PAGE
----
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The Shattered Gourd uses the lens of visual art to examine connections between the United States and the Yoruba region of western Nigeria.
In Yoruba legend, the sacred Calabash of Being contained the Water of Life; when the gourd was shattered, its fragments were scattered over the ground, death invaded the world, and imperfection crept into human affairs. In more modern times, the shattered gourd has symbolized the warfare and enslavement that culminated in the black diasporas.
The re-membering of the gourd is represented by the survival of people of African origin all over the Americas, and, in this volume, by their rediscovery of African art forms on the diaspora soil of the United States. Twentieth-century African American artists employing Yoruba images in their work have gone from protest art to the exploration and celebration of the self and the community. But because the social, economic, and political context of African art forms differs markedly from that of American culture, critical contradictions between form and meaning often appear in African American works that use African forms.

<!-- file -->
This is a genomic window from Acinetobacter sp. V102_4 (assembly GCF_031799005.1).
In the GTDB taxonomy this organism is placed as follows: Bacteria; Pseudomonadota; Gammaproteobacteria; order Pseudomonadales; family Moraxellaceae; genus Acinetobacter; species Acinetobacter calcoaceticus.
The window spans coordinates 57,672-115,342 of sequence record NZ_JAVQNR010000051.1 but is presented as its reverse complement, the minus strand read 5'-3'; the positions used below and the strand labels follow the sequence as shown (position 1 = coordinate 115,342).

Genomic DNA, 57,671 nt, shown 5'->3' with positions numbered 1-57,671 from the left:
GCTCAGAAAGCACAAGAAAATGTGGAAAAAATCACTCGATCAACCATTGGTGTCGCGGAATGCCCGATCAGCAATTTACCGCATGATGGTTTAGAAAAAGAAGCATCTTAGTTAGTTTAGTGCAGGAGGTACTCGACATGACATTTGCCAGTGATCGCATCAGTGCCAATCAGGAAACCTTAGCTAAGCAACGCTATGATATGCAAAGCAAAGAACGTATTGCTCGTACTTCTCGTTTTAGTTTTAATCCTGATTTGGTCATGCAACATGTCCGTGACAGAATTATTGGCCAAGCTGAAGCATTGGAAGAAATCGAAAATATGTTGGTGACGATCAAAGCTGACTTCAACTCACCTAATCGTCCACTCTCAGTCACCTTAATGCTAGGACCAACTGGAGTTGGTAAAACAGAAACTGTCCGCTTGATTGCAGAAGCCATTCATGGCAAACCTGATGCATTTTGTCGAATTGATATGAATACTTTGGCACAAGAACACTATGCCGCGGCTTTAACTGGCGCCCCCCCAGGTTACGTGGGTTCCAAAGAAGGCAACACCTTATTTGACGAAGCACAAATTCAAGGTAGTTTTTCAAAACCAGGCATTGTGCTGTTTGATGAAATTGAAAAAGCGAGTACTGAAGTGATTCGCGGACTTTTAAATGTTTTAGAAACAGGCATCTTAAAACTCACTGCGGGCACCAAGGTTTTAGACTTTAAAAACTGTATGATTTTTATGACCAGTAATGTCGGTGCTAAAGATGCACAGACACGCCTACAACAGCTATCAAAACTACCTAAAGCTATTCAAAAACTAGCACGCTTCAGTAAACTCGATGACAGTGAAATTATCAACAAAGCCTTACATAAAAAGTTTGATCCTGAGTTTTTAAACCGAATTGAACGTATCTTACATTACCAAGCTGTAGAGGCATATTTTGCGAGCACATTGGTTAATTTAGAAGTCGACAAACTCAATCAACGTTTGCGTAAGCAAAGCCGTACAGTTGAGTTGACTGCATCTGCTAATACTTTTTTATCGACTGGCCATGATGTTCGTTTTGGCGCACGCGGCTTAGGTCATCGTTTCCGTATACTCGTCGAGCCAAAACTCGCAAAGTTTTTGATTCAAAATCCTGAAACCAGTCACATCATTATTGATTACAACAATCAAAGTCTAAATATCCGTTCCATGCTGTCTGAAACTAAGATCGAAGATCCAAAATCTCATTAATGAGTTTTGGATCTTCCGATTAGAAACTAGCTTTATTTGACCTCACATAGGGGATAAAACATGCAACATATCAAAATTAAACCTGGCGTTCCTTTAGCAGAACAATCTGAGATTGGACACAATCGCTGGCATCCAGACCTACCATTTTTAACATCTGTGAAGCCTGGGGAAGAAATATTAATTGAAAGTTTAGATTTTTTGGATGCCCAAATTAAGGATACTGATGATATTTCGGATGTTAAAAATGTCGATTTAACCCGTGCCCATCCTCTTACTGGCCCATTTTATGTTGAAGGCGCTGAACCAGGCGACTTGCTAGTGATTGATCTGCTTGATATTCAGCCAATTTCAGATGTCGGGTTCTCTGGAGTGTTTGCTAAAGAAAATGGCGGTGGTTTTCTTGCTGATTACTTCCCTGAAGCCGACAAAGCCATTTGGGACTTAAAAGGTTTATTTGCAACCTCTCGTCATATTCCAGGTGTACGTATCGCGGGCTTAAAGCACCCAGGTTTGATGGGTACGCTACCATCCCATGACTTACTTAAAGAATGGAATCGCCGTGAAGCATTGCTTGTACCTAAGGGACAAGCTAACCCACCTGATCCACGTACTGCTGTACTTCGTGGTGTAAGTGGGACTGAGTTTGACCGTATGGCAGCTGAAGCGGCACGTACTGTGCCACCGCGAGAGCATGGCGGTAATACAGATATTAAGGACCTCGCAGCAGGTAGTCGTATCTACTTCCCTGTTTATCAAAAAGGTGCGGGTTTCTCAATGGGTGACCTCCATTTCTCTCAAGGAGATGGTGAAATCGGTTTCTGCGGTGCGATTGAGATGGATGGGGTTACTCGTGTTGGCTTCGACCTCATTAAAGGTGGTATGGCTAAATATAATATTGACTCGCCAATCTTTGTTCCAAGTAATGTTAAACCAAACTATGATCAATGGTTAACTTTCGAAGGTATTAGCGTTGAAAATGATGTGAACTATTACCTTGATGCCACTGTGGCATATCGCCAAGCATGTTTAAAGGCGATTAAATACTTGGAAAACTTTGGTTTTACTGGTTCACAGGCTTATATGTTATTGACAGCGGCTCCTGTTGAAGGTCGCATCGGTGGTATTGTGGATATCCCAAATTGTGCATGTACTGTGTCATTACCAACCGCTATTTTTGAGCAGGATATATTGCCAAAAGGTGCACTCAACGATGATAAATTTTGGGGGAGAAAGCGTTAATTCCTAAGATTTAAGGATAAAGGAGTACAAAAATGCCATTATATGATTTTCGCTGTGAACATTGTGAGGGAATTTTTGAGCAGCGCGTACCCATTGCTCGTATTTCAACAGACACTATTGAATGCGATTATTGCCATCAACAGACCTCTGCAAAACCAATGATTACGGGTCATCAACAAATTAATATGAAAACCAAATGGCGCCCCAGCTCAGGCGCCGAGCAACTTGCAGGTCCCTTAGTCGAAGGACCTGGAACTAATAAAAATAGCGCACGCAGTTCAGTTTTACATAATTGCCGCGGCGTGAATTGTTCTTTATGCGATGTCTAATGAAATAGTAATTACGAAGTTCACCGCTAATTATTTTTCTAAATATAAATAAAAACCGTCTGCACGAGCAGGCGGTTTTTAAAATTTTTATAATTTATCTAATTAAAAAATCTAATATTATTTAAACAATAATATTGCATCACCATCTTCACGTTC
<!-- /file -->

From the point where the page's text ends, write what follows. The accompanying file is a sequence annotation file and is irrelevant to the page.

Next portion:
In this book the first to treat Yoruba forms while transcending the conventional emphasis on them as folk art, focusing instead on the high art tradition Moyo Okediji uses nearly four dozen works to illustrate a broad thematic treatment combined with a detailed approach to individual African and African American artists. Incorporating works by such artists as Meta Warrick Fuller, Hale Woodruff, Aaron Douglas, Elizabeth Catlett, Ademola Olugebefola, Paul Keene, Jeff Donaldson, Howardena Pindell, Muneer Bahauddeen, Michelle Turner, Michael Harris, Winnie Owens-Hart, and John Biggers, the author invites the reader to envision what he describes as the immense possibilities of the future, as the twenty-first century embraces the twentieth in a primal dance of the diasporas, a future that heralds the advent of the global as a distinct movement in art, beyond postmodernism.